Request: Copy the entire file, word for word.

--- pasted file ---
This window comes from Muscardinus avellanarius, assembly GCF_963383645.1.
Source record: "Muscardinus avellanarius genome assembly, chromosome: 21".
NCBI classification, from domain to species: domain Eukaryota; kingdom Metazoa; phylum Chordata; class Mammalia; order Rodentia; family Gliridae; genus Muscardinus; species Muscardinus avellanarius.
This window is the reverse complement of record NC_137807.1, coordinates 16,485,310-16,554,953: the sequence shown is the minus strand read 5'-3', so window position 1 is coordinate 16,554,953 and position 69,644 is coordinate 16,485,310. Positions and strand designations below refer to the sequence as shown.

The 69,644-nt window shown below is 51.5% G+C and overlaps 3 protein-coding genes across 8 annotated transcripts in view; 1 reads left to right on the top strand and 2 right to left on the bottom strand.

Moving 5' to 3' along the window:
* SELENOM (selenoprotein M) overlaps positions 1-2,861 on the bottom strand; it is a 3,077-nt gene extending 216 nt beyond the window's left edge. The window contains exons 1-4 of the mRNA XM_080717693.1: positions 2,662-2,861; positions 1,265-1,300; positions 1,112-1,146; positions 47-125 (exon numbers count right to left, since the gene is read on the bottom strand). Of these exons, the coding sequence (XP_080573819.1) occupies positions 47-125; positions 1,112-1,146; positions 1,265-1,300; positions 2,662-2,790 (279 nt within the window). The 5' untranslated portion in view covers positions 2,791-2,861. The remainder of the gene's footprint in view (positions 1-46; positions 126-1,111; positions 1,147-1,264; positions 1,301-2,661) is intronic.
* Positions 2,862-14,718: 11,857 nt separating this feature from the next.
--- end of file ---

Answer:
This window comes from Muscardinus avellanarius, assembly GCF_963383645.1.
Source record: "Muscardinus avellanarius genome assembly, chromosome: 21".
NCBI classification, from domain to species: domain Eukaryota; kingdom Metazoa; phylum Chordata; class Mammalia; order Rodentia; family Gliridae; genus Muscardinus; species Muscardinus avellanarius.
This window is the reverse complement of record NC_137807.1, coordinates 16,485,310-16,554,953: the sequence shown is the minus strand read 5'-3', so window position 1 is coordinate 16,554,953 and position 69,644 is coordinate 16,485,310. Positions and strand designations below refer to the sequence as shown.

The 69,644-nt window shown below is 51.5% G+C and overlaps 3 protein-coding genes across 8 annotated transcripts in view; 1 reads left to right on the top strand and 2 right to left on the bottom strand.

Moving 5' to 3' along the window:
* SELENOM (selenoprotein M) overlaps positions 1-2,861 on the bottom strand; it is a 3,077-nt gene extending 216 nt beyond the window's left edge. The window contains exons 1-4 of the mRNA XM_080717693.1: positions 2,662-2,861; positions 1,265-1,300; positions 1,112-1,146; positions 47-125 (exon numbers count right to left, since the gene is read on the bottom strand). Of these exons, the coding sequence (XP_080573819.1) occupies positions 47-125; positions 1,112-1,146; positions 1,265-1,300; positions 2,662-2,790 (279 nt within the window). The 5' untranslated portion in view covers positions 2,791-2,861. The remainder of the gene's footprint in view (positions 1-46; positions 126-1,111; positions 1,147-1,264; positions 1,301-2,661) is intronic.
* Positions 2,862-14,718: 11,857 nt separating this feature from the next.